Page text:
Vicious Verbal Attack on Blaze TV's Bolling

In a recent episode of "This Is America" The Rich Valdes Podcast we discussed an act "fighting words." Technically "fighting words" is an unprotected category of speech and legal doctrine where free speech is not advanced, but rather a stream of profanities with little or no intellectual substance is used—two left-wing activists targeted Hayden Williams, again, and former Fox News Host, Eric Bolling.

Bolling now the Chief Political Anchor for Blaze TV tragically lost his son in an accidental overdose that claimed his life a year and a half ago. As the two men were minding their own business conversing with one another, a dissenter of their politics approached them and provoked them with vile insults about Bolling's deceased son. Rightfully angered, Bolling confronted the man outside capturing the affront on cellphone video.

It is well understood that the right of free speech is not absolute at all times and under all circumstances...

The verbal assaulter had an accomplice that taunted Bolling by sporting a cynical smile while shoving his cellphone in Bolling's face. While some might argue that this is permissible under the First Amendment, others could argue that it violates several of the 10 commandments. It's likely not protected speech because it invited conflict.

Eric Confronts Man After He Makes Despicable Comments About His Late Son

On March 20, 2019, Eric Bolling was sitting with some friends at the Trump Hotel in Washington, D.C., when a man walked by his table and said — loud enough for them to hear — that Eric’s son "killed himself because he was embarrassed by his dad.” Eric followed the hate-fueled man out of the hotel and started filming what came next.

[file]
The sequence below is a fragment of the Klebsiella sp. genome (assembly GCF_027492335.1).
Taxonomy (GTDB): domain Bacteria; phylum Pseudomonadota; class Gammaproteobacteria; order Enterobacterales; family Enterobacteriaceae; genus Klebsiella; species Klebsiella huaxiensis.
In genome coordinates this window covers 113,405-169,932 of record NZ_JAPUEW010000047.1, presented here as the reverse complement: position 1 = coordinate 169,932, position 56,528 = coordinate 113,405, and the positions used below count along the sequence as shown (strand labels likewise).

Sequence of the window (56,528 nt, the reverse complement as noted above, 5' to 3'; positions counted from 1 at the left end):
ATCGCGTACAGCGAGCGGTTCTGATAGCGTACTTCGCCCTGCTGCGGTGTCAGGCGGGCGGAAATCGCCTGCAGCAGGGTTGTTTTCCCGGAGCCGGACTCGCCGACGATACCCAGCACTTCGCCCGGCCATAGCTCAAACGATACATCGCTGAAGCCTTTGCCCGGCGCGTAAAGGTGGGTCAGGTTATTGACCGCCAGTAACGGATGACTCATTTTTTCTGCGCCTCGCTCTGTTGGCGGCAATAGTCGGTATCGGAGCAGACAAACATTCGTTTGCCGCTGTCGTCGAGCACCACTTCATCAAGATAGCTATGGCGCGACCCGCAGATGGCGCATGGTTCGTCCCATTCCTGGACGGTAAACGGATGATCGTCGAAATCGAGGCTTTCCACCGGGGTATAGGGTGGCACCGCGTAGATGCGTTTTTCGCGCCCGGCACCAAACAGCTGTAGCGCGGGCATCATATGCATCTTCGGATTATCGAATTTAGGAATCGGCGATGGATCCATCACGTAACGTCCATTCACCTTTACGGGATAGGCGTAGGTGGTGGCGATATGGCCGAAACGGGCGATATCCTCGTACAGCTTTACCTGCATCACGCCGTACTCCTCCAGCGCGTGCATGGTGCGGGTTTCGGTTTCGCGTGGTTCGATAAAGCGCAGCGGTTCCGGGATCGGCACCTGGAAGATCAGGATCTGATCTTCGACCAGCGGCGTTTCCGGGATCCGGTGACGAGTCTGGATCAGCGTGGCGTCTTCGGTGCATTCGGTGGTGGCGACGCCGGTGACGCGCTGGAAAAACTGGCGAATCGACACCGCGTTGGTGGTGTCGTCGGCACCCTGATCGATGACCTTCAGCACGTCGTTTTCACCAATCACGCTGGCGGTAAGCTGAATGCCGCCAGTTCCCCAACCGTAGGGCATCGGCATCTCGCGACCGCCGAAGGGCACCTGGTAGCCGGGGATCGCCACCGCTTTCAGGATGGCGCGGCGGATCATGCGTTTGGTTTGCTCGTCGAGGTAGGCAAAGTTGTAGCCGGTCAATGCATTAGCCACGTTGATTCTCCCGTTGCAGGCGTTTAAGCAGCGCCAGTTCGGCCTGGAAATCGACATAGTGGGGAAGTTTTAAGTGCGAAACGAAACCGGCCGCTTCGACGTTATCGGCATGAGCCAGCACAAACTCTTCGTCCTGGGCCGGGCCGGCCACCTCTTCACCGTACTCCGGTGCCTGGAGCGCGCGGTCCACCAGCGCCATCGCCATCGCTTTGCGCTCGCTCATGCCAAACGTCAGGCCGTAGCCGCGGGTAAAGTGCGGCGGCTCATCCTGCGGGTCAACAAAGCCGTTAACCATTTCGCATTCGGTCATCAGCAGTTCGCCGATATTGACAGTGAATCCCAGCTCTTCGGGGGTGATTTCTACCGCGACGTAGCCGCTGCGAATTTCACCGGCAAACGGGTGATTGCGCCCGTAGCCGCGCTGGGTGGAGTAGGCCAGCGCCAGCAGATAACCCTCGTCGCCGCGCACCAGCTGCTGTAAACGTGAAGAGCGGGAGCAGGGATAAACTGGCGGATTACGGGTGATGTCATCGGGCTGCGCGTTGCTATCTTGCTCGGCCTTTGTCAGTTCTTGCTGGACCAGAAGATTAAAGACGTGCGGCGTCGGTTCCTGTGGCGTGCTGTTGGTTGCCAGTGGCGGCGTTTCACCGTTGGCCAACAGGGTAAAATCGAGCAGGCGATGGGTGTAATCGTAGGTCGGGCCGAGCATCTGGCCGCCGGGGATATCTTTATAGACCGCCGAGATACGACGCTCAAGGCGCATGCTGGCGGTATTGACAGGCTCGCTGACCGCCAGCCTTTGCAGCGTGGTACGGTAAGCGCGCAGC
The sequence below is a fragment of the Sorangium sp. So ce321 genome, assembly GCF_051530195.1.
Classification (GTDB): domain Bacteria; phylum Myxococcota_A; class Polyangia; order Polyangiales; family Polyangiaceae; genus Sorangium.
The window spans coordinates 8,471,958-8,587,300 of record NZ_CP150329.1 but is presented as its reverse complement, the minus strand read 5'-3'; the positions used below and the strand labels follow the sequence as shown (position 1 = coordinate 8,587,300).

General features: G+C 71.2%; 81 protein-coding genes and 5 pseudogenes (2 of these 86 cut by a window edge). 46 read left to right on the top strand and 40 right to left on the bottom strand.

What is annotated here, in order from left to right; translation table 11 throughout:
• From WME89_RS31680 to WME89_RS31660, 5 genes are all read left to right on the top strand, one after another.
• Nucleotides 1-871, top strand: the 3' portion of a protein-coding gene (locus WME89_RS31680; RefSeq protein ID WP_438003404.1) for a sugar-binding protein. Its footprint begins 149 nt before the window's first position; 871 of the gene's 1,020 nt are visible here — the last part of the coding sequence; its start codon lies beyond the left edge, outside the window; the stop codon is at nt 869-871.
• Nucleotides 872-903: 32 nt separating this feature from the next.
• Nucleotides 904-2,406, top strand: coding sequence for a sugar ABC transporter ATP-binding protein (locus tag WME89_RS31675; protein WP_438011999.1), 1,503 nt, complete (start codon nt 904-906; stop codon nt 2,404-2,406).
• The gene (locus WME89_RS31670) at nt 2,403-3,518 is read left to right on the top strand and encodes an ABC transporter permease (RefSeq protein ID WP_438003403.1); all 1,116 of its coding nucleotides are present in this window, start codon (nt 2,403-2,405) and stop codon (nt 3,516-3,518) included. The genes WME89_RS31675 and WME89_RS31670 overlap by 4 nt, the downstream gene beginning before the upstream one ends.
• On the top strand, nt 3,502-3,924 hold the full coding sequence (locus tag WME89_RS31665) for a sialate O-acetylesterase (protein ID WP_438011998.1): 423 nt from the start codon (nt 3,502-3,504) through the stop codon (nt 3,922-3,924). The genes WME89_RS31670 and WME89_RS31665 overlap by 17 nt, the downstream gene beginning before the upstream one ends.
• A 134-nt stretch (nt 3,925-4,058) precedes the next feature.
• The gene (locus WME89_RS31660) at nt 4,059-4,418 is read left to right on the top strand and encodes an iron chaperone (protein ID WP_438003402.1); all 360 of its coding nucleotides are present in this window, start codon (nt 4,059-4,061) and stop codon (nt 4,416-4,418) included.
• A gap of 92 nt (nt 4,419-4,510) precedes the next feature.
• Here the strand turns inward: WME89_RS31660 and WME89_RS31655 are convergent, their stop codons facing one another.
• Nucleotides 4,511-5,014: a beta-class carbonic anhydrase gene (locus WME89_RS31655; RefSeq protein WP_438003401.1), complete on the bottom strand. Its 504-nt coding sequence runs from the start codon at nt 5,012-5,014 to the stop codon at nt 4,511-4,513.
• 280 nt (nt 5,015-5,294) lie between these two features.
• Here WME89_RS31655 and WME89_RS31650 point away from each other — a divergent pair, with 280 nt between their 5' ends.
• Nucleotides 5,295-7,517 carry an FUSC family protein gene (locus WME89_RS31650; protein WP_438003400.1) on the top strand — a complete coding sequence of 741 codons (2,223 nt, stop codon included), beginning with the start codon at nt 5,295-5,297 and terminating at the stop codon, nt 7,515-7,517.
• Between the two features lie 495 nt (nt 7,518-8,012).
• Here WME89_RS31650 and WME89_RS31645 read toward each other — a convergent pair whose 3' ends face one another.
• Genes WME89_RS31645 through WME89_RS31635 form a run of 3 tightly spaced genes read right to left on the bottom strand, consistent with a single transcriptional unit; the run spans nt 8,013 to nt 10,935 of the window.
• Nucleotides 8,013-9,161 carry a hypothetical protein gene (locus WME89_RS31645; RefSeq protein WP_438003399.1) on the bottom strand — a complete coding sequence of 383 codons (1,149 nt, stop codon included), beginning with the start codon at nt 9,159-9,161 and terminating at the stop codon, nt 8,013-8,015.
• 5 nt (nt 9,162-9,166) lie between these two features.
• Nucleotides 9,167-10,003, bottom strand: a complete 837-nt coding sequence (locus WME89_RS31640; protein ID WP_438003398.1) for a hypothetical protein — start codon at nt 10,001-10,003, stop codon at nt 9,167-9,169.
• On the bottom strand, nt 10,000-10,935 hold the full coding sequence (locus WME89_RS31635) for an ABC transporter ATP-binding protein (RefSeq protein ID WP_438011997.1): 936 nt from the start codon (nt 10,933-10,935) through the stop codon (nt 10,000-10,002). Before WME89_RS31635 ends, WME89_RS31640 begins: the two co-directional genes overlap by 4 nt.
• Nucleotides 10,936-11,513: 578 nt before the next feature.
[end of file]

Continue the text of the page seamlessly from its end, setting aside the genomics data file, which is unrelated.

Posted by America with Eric Bolling on Thursday, March 21, 2019

As the Freedom Institute points out the US Supreme Court opined on "fighting words" in Chaplinsky v. New Hampshire, writing::  "It is well understood that the right of free speech is not absolute at all times and under all circumstances. There are certain well-defined and narrowly limited classes of speech, the prevention, and punishment of which has never been thought to raise any Constitutional problem. These include the lewd and obscene, the profane, the libelous, and the insulting or “fighting” words — those which by their very utterance inflict injury or tend to incite an immediate breach of the peace. It has been well observed that such utterances are no essential part of any exposition of ideas, and are of such slight social value as a step to truth that any benefit may be derived from them is clearly outweighed by the social interest in order and morality. “Resort to epithets or personal abuse is not in any proper sense communication of information or opinion safeguarded by the Constitution, and its punishment as a criminal act would raise no question under that instrument.”

Despite seemingly being in the clear from a legal perspective Bolling took the high road and exercised civility.  Listen to the full podcast here:

h/t: Freedom Institute